Tostadas come two to an order, and they’re stacked about two inches high with ceviche and slices of avocado. They’re absurdly filling, and at the prices Ceviche Oyster Bar charges — $13 for a mix, $12 for octopus — they’re an absolute heist. Another big steal: the side order of fried okra, just $3 for an entire plastic diner basket.
Truthfully, not everything here is perfect. An order of calamari turned out to be technically correct — cooked properly, bathed in salt and pepper — but not especially interesting ($8). The same, more or less, goes for the fried seafood baskets, which, in classic Gulf style, layer fried fish on fried potatoes on finger-shaped hush puppies. A fried shrimp basket brings shrimp fried to perfection, tender and soft under that blanket of crunch, but also a feeling that maybe this is just not my thing ($12).
My small cup of coleslaw featured slivers of jicama, but for some reason it came with no dressing of any kind ($3). Think of it as an even more compelling reason to grab the fried okra. And the house water here is so strongly flavored with lemon and lime that I sneaked my plastic cup into the bathroom to fill it from the tap.
For those who shy away from fried foods and aren’t in the mood for ceviche, the kitchen’s simple grilled fish is up to the quality of many of Dallas’ more upscale restaurants. A plain order of grilled rainbow trout arrives flaky-tender, with old-school grill marks slashing across both the fish and the summer squash alongside ($13). In addition to gently smoky grilled veggies, there’s an equally straightforward rice pilaf, too.
Pro tip: Order grilled trout but bring a friend who’s willing to share, too, and have them grab something more sinful.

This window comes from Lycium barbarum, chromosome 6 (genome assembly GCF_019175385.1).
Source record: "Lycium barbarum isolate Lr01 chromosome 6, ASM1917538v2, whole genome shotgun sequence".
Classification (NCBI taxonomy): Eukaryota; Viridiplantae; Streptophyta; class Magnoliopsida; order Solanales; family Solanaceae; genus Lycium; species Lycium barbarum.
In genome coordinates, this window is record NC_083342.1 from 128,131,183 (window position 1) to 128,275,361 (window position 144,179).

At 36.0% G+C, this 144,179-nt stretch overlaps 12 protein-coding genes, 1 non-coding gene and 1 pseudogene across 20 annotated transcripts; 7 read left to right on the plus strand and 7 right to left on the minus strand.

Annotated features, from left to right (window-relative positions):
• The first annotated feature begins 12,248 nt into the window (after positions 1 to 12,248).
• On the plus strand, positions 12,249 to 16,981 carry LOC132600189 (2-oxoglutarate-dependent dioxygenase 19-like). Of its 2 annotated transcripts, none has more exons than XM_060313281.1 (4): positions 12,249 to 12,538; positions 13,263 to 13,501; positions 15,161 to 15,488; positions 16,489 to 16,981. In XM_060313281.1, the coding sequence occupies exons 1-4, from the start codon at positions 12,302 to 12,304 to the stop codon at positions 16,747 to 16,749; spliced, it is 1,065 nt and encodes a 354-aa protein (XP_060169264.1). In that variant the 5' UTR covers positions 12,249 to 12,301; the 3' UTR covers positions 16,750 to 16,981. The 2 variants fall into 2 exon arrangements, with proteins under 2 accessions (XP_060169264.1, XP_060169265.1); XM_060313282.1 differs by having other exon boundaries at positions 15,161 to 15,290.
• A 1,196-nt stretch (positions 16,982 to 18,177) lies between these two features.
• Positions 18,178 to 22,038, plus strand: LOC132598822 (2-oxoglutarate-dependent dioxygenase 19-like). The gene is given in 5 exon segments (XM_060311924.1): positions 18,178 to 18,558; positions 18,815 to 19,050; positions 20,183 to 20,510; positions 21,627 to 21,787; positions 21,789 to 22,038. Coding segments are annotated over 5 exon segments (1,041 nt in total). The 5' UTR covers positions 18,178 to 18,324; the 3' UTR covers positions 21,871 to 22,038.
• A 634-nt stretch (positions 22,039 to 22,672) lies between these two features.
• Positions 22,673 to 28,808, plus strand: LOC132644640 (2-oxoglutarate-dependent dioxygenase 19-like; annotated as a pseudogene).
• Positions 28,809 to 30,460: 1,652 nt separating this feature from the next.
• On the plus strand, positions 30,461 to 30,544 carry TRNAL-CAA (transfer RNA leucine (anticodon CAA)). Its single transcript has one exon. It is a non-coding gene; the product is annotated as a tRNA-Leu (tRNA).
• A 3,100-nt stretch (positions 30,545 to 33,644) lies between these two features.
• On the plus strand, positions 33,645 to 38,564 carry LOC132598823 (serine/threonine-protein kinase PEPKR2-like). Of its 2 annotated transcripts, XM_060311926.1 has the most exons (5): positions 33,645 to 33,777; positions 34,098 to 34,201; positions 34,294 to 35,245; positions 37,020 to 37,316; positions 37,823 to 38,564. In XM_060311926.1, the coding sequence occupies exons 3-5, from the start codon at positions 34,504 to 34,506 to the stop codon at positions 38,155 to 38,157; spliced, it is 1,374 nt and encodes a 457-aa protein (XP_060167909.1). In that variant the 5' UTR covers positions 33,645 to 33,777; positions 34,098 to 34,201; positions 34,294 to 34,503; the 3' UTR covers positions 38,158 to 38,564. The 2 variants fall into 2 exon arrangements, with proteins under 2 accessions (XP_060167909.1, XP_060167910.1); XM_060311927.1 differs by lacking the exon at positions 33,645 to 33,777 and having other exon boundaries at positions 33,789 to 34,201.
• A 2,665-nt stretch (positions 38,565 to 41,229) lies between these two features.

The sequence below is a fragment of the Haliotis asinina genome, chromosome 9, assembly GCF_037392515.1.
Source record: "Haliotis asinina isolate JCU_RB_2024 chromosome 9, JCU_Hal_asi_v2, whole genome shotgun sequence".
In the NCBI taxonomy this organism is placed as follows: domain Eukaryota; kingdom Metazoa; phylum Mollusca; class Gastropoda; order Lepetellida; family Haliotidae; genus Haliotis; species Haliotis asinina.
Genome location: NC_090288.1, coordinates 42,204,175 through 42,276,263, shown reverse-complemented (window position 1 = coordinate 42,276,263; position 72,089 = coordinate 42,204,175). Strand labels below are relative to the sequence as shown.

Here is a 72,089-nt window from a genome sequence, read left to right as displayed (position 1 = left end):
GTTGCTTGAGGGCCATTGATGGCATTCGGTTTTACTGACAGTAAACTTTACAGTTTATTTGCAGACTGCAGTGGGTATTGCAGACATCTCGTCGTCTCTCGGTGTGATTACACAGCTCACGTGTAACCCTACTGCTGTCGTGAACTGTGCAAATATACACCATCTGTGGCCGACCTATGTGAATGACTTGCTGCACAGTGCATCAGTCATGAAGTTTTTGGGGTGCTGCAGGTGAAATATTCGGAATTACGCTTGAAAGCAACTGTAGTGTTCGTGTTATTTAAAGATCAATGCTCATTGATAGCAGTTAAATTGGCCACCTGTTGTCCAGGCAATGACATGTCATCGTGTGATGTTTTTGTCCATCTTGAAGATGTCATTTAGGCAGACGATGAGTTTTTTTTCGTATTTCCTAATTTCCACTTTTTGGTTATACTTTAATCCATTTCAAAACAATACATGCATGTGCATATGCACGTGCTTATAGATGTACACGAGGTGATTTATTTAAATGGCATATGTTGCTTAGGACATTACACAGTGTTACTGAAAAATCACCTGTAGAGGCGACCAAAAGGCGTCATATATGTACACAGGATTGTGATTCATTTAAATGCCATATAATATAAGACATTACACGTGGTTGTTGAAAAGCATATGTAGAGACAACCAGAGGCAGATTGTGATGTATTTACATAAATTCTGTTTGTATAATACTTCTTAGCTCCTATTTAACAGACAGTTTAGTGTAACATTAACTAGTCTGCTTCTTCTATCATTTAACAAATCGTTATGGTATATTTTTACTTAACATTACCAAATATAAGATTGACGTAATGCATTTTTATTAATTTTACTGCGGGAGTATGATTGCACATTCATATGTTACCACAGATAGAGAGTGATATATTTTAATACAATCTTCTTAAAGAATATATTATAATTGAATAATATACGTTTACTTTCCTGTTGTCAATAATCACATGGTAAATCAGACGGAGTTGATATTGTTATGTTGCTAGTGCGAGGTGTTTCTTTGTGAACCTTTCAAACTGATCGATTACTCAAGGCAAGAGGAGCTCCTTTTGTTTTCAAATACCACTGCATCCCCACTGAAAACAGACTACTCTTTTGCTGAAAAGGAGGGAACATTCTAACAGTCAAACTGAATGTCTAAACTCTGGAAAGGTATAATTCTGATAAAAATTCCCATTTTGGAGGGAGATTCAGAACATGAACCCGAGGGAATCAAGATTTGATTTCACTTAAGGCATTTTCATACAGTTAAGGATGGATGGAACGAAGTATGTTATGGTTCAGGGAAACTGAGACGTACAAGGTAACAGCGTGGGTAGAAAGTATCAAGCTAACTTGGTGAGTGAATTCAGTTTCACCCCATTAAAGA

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Truth be told, Ceviche Oyster Bar in general feels like one big pro tip. Want to escape the Bishop Arts crowds and have an unpretentious meal? Want to plan a New Orleans evening with seafood and a jazz show at Revelers Hall? Need to win over a friend who doesn’t like octopus? Here’s the answer.
Owner Raul Reyes is the same man who brought Oak Cliff the upscale Veracruzan restaurant Mesa, a tiny Jefferson Avenue spot that has entertained guests like Beyoncé and Jay-Z. Ceviche Oyster Bar is a more relaxed, easygoing younger sibling. It’s nothing fancy; it just does its ceviche, fried oysters and okra the way they should be done.
I could get all fancy here and say that Ceviche Oyster Bar is a political statement, a vision of the American and Mexican coasts merging into one harmonious culture and cuisine. But that’s reading too much into it. This is a fun, friendly restaurant that’s casual enough that I can happily spill octopus ceviche on my pants. Aside from the occasional trip to the laundry, I’m never going to leave.
Ceviche Oyster Bar, 451 W. Davis St. 469-291-7180. Open 11 a.m.-10 p.m. Monday through Thursday, 11 a.m.-midnight Friday and Saturday, 11 a.m.-9 p.m. Sunday.